"Today, six times I put him to the free throw line, and say hey Markelle,  you make it you keep it, you don't it's the other team's ball, [the score] is 91-92. And he goes 5/6 and he looked good doing it," said Brown. "Trying to create pressure situations, give him the ball, integrate him with our team, the stuff you ask that what do we see that you don't see, is that. I've seen it now for maybe five practices, I believe."

Fultz's free-throw form is far from perfect, but there's not even a comparison between what it looked like in October and what it looks like now. The form is consistent, if a little legless, and is nothing like the monstrosity that became a national talking point.

For reference, here's what it looked like in the fall:

And here's what it looks like now:

This is a fairly big deal as it pertains to Fultz being a passable player while his jumper remains absent. Fultz didn't avoid attacking the basket altogether — he couldn't with the way he was playing — but there was hesitation to play with the scorer's mindset he showed off constantly as an amateur prospect. 

In the beatdown the Raptors handed Philly early in the season, Fultz had every reason to play free and attack with reckless abandon. Instead, he got to spots he'd normally shoot from and recycled the offense.

Trust in your free-throw form always tends to empower players to attack; just look at Simmons' willingness to go to the bucket the last few weeks as proof of that. It's not going to make up for his missing shot by any means, but it will at least give him a realistic avenue toward offensive contribution.

As for when he's going to offer that contribution, your guess is as good as mine at this point. Fultz has stayed out past the dates I thought were hard cutoffs, and every time we ask the team about it there is a vagueness returned in kind. One thing is certain: the recent injury to JJ Redick won't impact his return to play. Brown insisted Fultz's return would not be tied to the availability of the vet shooter or any other player.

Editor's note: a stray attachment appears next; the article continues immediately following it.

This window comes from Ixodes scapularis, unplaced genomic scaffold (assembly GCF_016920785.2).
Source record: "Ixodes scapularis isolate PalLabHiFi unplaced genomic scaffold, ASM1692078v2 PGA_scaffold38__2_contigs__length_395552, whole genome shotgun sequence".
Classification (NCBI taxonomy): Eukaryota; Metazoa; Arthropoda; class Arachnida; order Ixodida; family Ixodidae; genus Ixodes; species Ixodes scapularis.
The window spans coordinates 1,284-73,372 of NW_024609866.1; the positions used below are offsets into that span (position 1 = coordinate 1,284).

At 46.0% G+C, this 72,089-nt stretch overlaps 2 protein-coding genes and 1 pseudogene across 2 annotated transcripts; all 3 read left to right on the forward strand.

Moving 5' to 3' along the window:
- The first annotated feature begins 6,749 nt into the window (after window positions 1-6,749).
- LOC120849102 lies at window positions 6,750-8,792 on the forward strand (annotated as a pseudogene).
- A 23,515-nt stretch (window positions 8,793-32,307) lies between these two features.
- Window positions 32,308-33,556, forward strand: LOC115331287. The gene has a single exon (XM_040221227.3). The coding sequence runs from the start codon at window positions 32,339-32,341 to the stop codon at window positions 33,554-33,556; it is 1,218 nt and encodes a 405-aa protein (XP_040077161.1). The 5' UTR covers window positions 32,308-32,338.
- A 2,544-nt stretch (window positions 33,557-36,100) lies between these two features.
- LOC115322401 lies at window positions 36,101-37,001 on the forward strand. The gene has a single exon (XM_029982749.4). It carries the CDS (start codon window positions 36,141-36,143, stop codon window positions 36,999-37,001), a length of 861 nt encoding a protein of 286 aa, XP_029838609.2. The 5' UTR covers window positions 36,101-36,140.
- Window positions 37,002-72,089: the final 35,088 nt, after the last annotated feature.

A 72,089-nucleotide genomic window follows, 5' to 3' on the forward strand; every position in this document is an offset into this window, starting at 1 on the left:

"I think it's more [he'll be ready when he's ready]. I think this doesn't shove anybody into a place that is rushed or expedited because of JJ. We see the world with a far longer lens as it relates to Markelle," said Brown. "It doesn't influence an anxiety on anybody's part to push him back any sooner than he should be."

If you're in the camp of people who just wants Fultz back out there, repercussions be damned, that won't be what you wanted to hear. Patience is running thin on his absence, and it deserves to be. The Sixers have been stringing fans along with three-week qualifiers for the better part of three months now. Enough is enough.

But until they decide to speed up that IV drip of information, this is the best we have. Even the shooting videos are slowing down, with the Sixers running Fultz through drills that are more passing and finishing focused during Wednesday's media availability.

The mystery continues for at least another day. Everyone thought the weirdness in Sixers world was finally over, but they have saved the most ridiculous chapter for last.